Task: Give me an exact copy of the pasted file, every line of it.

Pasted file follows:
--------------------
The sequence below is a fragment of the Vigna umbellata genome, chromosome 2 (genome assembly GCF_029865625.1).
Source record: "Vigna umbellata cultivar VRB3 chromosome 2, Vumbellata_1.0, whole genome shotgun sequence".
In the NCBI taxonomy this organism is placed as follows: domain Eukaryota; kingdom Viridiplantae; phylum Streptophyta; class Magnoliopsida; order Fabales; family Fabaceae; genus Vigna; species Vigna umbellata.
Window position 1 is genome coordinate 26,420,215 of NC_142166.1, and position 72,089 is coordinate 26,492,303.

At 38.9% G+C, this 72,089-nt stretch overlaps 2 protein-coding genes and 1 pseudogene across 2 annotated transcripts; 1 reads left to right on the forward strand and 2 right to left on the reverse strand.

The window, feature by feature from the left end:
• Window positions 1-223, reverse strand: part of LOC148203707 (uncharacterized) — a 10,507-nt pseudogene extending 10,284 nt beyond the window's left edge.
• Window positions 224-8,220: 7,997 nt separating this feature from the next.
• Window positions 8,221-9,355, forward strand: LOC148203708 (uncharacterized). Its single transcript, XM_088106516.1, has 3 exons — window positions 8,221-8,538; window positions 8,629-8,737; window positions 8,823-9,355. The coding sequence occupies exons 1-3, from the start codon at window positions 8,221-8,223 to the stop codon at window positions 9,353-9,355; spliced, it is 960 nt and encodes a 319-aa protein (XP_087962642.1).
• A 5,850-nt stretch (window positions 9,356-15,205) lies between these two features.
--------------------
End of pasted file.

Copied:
The sequence below is a fragment of the Vigna umbellata genome, chromosome 2 (genome assembly GCF_029865625.1).
Source record: "Vigna umbellata cultivar VRB3 chromosome 2, Vumbellata_1.0, whole genome shotgun sequence".
In the NCBI taxonomy this organism is placed as follows: domain Eukaryota; kingdom Viridiplantae; phylum Streptophyta; class Magnoliopsida; order Fabales; family Fabaceae; genus Vigna; species Vigna umbellata.
Window position 1 is genome coordinate 26,420,215 of NC_142166.1, and position 72,089 is coordinate 26,492,303.

At 38.9% G+C, this 72,089-nt stretch overlaps 2 protein-coding genes and 1 pseudogene across 2 annotated transcripts; 1 reads left to right on the forward strand and 2 right to left on the reverse strand.

The window, feature by feature from the left end:
• Window positions 1-223, reverse strand: part of LOC148203707 (uncharacterized) — a 10,507-nt pseudogene extending 10,284 nt beyond the window's left edge.
• Window positions 224-8,220: 7,997 nt separating this feature from the next.
• Window positions 8,221-9,355, forward strand: LOC148203708 (uncharacterized). Its single transcript, XM_088106516.1, has 3 exons — window positions 8,221-8,538; window positions 8,629-8,737; window positions 8,823-9,355. The coding sequence occupies exons 1-3, from the start codon at window positions 8,221-8,223 to the stop codon at window positions 9,353-9,355; spliced, it is 960 nt and encodes a 319-aa protein (XP_087962642.1).
• A 5,850-nt stretch (window positions 9,356-15,205) lies between these two features.